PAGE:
What Are Glucosamine And Chondroitin Made Up Of
Glucosamine and chondroitin are cartilage components that the body naturally produces. By supplementing the cartilage tissue, discomfort and swelling in the joints that are most prone to be affected by osteoarthritis can be lessened. Also, this can prevent the breakdown of connective tissues.
Chondroitin is derived from the cartilage of cow tracheas, whereas glucosamine is derived from shellfish shells . Their chemical composition is similar to cartilage molecules, and their manufacturers claim that they help worn cartilage. However, medical experts and researchers are skeptical about their benefits.
How Do Glucosamine And Chondroitin Work
Chondroitin and glucosamine are thought to be chondroprotective . In addition to glucosamine, chondroitin helps pull water and nutrients into the cartilage, maintaining its elasticity.
- Glucosamine and chondroitin have been shown to inhibit cartilage breakdown, reducing joint discomfort and promoting healthy joints in studies.
- They also help maintain cartilage structure, since glucosamine and chondroitin contain anti-inflammatory qualities that can help minimize cartilage degeneration and pain in the joints.
To summarize, when these supplements are taken together, they do the following:
- Maintain and promote joint health
- Assist in the relief of mild to moderate joint pain
- Assist in the growth and production of healthy joint cartilage
Complementary And Integrative Medicine Treatments
Nutritional supplementsÃ¢In 2006, a nationwide clinical trial led by a VA investigator found little overall benefit for the widely used nutritional supplements glucosamine and chondroitin sulfate. The studyâs findings did suggest, however, that the supplements, taken in combination, might help those with more severe pain.
The trial was supported by the National Institutes of Health and involved nearly 1,600 patients with osteoarthritis of the knee.
On a related note, researchers found that participants in a study who used glucosamine for a long time developed fewer cases of lung cancer than others their age who did not take the supplement. No such relationship was found for chondroitin sulfate, however.
Swedish massage treatment for osteoarthritisÃ¢In a small pilot study, published in 2015, researchers from the Durham VA Medical Center and Duke University demonstrated that Swedish massage is an acceptable and feasible treatment for VA health care users with osteoarthritis of the knee.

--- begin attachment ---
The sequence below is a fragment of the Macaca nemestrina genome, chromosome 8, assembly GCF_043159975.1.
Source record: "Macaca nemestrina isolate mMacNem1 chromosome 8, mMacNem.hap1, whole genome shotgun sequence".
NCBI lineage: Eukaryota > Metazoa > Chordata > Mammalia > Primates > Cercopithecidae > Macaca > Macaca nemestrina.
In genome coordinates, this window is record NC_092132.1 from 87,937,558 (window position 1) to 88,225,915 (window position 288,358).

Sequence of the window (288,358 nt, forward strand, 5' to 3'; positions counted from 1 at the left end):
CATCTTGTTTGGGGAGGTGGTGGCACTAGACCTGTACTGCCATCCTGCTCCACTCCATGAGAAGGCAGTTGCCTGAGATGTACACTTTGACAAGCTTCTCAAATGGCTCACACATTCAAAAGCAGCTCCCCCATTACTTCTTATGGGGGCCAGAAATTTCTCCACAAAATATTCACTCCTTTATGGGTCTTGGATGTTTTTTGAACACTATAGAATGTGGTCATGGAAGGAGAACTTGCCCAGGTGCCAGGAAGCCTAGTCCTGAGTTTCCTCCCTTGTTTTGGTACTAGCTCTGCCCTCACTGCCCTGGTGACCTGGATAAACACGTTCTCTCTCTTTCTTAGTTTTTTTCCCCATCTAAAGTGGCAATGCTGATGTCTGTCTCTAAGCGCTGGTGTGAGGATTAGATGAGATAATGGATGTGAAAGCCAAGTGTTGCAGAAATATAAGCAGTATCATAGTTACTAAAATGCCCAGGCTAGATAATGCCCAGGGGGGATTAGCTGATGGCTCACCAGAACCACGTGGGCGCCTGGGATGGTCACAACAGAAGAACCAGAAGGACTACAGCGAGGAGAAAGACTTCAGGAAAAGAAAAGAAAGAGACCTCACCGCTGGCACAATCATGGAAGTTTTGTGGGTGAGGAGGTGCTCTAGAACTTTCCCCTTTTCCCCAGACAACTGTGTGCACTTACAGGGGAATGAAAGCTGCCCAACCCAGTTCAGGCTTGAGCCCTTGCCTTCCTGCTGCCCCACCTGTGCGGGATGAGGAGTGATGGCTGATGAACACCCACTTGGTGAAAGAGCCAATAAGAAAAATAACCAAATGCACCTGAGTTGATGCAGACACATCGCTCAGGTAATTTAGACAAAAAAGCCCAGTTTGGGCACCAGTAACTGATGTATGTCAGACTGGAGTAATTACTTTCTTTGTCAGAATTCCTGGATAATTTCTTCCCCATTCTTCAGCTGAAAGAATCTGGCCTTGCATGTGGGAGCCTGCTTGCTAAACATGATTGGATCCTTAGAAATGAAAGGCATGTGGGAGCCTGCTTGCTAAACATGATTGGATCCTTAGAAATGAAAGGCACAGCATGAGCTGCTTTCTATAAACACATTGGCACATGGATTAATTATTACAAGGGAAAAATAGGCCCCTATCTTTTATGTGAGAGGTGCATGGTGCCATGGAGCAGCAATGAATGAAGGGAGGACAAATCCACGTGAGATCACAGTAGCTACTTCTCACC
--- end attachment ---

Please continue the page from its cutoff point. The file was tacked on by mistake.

The Veterans who took part in the study reported, on average, about a 30 percent improvement in pain, stiffness, and function. They did not, however, show improvement in a timed 50-foot walk. A larger clinical trial is planned.
You May Like: Is Fruit Bad For Arthritis
Glucosamine And Chondroitin Sulfate Use In Arthritis
- Original: Nov 22, 2019
Dr. David Borenstein Explains the role of Glucosamine and Chondroitin Sulfate in Arthritis -What You Need to Know!
Glucosamine and chondroitin sulfate are substances found naturally in the body. Glucosamine is an amino sugar that plays a role in cartilage formation and repair. Chondroitin sulfate is part of human cartilage. Cartilage is the firm, slippery and rubbery material that covers the surface of bones and allows for smooth joint movement.
Both glucosamine and chondroitin sulfate are sold separately or combined as dietary supplements, usually in the form of a pill. Glucosamine in supplements commonly comes from shellfish, although there is now a non-shellfish glucosamine that is made from a fungus. Glucosamine comes in either sulfate or hydrochloride form. Chondroitin sulfate is usually taken from the cartilage of cattle tracheas , but can also be derived from pig or shark cartilage.
Glucosamine With Msm Vs Glucosamine/chondroitin
In addition to glucosamine/chondroitin supplements, you can get glucosamine combined with methylsulfonylmethane , which is another common compound for joint health. MSM is known for supporting joint mobility and function, as well as comfort of both the joints and muscles.
So, when choosing a joint supplement, how does glucosamine with MSM compare to glucosamine with chondroitin? Well, it’s going to partly depend on what you’re looking for. One popular reason why people take MSM is to make exercising more comfortable, while glucosamine/chondroitin is more for everyday joint support.
And there’s no reason why you can’t take all three of these nutrients together!
Don’t Miss: Who Do You See For Rheumatoid Arthritis
Are The Claims Reasonable
Chondroitin and glucosamine are both found naturally in the bodys cartilage and synovial fluid . Chondroitin lubricates joints, supporting the natural elasticity of your cartilage whilst glucosamine helps the body repair and maintain cartilage . The issue is not whether both occur naturally, but whether taking them in supplement form does any good.
Contraindications Adverse Effects And Interactions
The reported adverse effects have been generally uncommon and minor. Glucosamine is produced from the shells of lobster, crab, and shrimp. However, the antigen proteins associated with seafood allergies are not found in the shell, and there have been no reports of reactions in persons with shell-fish allergies who take glucosamine.33 There also have been no significant supplementdrug interactions involving glucosamine. In one case report, the addition of glucosamine sulfate to a stable-dose regimen of warfarin appeared to magnify the anticoagulant effects of warfarin in a 69-year-old man.34 Only one person has been reported to have had an allergic reaction to oral glucosamine.35
Recommended Reading: What Is Arthritis Of The Spine
A Landmark Study Of Glucosamine And Chondroitin
A 2016 study of glucosamine and chondroitin enrolled 164 patients with knee pain due to osteoarthritis and gave half of them a combination of glucosamine and chondroitin the other half received an identical placebo pill. The study was stopped early for an unusual reason: those taking the supplement actually reported worse symptoms than those taking a placebo. This raises the possibility that taking glucosamine and chondroitin might make your joints feel worse than doing nothing.